Sunday 24 June 2018


Leigh Chen Sanders is sixteen when her mother dies by suicide, leaving only a scribbled note: 'I want you to remember'. Leigh doesn't know what it means, but when a red bird appears with a message, she finds herself travelling to Taiwan to meet her maternal grandparents for the first time. 

Leigh is far away from home and far away from Axel, her best friend, who she stupidly kissed on the night her mother died - leaving her with a swell of guilt that she wasn't home, and a heavy heart, thinking she may have destroyed the one good thing left in her life. 

 Overwhelmed by grief, Leigh retreats into her art and into her memories, where colours collide and the rules of reality are broken. The only thing Leigh is certain about is that she must find out the truth. She must remember. 

OMGosh, this book has such a stunning cover. I love the feather. I love when you look closer and notice there are different shades of red blending into each other. Love the blood and birds, as well as the charcoal smears. Most of all, I love how relevant it is to the actual story. 

The day Leigh's mother ends her life, everything falls apart. Not just because her mother's gone, but because she left her daughter with so many questions. When Leigh finds a note that says I want you to remember and a red bird--she's convinced is her mother--gives her a box and tells her to go to Taiwan, she's determined to follow through.

Even though she doesn't know the language and has never met her grandparents, she stays with them and slowly puts together the lost memories of her maternal family's past. As well as re-discovering some of her own, and several family secrets...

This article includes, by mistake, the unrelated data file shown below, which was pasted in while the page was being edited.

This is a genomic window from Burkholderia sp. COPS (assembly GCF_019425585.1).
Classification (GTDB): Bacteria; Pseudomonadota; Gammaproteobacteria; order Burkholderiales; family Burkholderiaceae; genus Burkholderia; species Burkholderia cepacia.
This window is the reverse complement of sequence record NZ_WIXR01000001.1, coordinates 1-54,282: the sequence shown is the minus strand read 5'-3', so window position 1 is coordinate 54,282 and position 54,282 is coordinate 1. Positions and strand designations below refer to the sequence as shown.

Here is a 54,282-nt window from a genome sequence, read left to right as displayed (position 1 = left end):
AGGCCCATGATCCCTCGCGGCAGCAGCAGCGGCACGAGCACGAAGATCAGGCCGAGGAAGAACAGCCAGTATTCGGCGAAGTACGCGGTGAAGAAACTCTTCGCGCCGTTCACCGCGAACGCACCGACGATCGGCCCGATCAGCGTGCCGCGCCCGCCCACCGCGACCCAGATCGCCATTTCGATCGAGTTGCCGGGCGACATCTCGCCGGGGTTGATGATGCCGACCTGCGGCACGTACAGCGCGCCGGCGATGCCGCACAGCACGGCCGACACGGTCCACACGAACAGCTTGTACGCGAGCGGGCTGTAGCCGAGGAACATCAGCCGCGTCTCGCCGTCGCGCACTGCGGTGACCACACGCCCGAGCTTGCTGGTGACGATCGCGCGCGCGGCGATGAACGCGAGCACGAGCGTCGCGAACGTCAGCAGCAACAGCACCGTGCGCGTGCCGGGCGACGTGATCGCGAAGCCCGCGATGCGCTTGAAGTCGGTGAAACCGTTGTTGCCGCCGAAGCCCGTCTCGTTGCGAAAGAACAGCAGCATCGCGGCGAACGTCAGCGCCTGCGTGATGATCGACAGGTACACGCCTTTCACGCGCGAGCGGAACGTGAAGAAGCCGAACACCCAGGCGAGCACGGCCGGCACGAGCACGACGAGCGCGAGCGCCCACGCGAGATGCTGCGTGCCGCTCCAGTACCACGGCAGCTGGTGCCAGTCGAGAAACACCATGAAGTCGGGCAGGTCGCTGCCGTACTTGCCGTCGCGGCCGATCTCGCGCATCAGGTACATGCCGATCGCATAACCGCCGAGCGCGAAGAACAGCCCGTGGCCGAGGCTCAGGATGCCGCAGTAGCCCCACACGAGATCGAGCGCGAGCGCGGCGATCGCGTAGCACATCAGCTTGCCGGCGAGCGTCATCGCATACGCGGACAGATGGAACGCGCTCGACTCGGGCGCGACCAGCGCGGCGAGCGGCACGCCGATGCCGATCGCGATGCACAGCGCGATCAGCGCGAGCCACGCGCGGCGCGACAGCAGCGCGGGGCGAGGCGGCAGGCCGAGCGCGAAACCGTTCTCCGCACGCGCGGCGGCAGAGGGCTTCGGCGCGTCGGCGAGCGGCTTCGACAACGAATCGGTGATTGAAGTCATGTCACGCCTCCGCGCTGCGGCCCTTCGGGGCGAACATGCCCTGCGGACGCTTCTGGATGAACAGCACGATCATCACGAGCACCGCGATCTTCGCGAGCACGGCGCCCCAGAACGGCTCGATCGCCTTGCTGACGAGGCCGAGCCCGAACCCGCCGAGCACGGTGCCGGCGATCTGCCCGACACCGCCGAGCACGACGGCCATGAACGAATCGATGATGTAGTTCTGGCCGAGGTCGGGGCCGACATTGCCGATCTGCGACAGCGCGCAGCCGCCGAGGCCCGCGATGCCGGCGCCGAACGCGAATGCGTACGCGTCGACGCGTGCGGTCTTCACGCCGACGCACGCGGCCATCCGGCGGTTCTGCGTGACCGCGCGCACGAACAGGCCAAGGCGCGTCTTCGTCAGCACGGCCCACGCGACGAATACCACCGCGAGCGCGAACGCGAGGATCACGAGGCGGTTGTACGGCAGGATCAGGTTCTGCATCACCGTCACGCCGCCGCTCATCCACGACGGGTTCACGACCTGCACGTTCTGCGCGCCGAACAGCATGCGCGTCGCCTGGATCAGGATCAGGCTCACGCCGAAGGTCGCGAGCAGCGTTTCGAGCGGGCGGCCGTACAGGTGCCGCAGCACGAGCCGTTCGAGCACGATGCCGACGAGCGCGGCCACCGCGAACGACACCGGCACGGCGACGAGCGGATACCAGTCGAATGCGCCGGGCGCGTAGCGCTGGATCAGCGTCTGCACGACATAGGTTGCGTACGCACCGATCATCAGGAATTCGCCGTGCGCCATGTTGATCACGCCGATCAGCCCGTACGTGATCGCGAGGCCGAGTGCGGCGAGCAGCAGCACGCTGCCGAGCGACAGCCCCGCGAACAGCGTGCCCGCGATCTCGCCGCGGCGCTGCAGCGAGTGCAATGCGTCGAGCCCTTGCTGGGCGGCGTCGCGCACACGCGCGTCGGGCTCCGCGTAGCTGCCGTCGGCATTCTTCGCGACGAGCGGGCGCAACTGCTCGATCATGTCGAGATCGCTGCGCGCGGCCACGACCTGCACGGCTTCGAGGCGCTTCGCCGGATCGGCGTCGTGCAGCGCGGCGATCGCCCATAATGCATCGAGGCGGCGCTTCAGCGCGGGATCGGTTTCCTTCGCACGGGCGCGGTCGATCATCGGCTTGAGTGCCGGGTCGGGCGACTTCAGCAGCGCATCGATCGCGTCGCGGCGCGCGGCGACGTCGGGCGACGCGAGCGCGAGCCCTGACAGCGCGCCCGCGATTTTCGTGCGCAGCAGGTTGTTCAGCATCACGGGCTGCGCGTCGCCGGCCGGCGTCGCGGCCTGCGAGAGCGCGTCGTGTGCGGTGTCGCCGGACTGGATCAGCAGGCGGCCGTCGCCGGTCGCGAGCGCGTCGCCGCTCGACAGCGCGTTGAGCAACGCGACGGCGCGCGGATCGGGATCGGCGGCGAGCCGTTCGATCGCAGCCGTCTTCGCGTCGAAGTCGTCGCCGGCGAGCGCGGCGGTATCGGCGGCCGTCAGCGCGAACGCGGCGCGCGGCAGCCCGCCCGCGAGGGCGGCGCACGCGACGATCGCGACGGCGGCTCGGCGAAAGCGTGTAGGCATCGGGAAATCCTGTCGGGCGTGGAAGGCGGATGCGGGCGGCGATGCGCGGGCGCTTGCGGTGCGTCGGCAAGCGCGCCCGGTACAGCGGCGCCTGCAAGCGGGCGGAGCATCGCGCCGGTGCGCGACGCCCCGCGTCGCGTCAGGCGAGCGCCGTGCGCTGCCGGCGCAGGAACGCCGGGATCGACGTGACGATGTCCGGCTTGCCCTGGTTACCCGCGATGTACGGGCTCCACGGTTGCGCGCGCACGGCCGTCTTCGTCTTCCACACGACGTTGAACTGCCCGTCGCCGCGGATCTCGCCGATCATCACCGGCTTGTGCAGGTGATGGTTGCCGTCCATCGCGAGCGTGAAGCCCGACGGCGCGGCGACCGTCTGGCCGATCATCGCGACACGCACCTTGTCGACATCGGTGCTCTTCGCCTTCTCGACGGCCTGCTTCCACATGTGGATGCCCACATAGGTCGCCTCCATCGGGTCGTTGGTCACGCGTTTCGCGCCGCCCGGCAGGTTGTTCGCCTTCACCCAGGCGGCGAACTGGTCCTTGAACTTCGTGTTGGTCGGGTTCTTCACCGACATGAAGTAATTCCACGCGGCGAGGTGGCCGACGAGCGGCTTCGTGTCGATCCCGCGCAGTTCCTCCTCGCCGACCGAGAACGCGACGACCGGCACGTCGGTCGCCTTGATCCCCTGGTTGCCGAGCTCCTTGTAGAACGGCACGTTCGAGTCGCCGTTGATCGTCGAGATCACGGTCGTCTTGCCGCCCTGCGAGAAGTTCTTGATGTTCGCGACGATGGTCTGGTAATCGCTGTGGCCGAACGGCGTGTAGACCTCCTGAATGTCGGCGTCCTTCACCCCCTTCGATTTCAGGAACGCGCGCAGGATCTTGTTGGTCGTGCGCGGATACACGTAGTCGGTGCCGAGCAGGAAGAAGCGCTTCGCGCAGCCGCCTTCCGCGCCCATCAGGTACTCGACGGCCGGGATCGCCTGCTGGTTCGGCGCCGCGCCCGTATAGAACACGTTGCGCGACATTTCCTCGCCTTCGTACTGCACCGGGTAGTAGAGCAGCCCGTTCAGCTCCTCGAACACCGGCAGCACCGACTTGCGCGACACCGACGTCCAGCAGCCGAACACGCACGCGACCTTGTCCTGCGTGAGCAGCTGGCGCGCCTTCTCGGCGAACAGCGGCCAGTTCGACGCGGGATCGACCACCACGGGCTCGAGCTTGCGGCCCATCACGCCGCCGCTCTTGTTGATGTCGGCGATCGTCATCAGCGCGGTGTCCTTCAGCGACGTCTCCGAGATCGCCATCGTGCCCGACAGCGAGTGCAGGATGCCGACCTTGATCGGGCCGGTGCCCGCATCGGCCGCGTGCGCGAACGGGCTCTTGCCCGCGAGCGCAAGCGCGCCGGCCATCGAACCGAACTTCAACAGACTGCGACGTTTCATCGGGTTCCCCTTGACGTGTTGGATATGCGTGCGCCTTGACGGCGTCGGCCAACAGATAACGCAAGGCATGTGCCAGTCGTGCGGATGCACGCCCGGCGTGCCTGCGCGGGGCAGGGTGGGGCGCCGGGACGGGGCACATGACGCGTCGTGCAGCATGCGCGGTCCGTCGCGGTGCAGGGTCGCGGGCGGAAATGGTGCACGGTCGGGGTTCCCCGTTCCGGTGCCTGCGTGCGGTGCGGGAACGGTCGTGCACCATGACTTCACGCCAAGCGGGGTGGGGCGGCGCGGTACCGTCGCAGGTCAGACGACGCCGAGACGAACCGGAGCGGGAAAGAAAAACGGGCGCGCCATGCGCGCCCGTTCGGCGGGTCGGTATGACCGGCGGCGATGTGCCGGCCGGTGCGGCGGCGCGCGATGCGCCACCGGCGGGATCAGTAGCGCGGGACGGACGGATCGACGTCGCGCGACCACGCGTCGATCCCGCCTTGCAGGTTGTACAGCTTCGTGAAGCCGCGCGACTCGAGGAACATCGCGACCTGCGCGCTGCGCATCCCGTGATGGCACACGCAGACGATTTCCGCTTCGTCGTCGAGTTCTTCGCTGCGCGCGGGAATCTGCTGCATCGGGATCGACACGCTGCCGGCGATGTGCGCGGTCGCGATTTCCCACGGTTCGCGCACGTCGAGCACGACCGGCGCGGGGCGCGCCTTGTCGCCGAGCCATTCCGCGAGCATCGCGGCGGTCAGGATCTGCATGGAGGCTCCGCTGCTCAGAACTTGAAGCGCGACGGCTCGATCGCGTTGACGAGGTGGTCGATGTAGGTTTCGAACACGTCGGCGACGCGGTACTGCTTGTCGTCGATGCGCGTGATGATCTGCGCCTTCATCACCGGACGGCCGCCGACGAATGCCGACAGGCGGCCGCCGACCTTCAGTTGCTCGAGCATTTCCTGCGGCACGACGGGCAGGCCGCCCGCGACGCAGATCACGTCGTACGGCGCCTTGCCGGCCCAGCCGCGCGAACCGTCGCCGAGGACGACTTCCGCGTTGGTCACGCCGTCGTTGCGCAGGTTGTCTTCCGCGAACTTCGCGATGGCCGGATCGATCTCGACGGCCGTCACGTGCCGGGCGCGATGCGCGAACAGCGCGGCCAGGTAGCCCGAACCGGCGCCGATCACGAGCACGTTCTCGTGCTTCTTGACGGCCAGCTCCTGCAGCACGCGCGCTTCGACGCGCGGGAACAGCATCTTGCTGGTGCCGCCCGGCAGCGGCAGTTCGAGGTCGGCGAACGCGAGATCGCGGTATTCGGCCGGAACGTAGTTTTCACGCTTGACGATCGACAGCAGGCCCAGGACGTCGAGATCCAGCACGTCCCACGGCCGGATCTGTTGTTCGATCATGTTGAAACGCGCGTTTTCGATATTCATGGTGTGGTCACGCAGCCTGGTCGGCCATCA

Wow. This book grabbed me from the very beginning. I knew straight away that it was going to be a sad story, and wondered if it would be too much to deal with. But it was so lyrical, so well written and honest that I was hooked. I couldn't stop reading.

Told through Leigh's POV and drenched in the many colours of her grief, this tale also unfolds through the memories of her past with her parents and best friends. It's sprinkled with the unexpected memories of others, and a surreal magical element that made the words so much stronger. All of these elements stitch together all of the beautiful, yet haunting threads. 

Even if nothing can change the past, return her mother, or erase the deep pain she feels, everything Leigh discovers while in Taiwan makes her understand a lot more about the many things she couldn't otherwise grasp.

I also liked how her art is intricately associated with every facet of her life: how she sketched her parents, how she shares art with her best friend, that it causes problems between her and her father, and how ultimately her art helps her deal with everything she's going through.

The sense of setting is so strong throughout the whole narrative. Whether in the States or in the streets of Taiwan, the descriptions of Leigh's surroundings, interactions and food fly off the page vividly.

This was such a multi-layered book. The tangle of guilt and loss tied so tightly it's hard to separate. But at the core of Leigh's struggle is love. The confusion and uncertainty of first love, the complications of family love, and how even the strongest of love cannot change the severity of mental illness.

The Astonishing Colour of After is the incredibly sad and haunting story of a teenage girl who is so desperate to understand why her mother took such devastating measures that she loses herself in the process. It's heartbreaking, yet beautiful in a raw and painful way that engages the reader all the way through. 

I couldn't put it down, and really enjoyed every sad and lovely minute of it. I'll definitely be looking out for more novels written by this author.

The Astonishing Colour of After, April 2018, ISBN 9781510102965, Orion Children's Books

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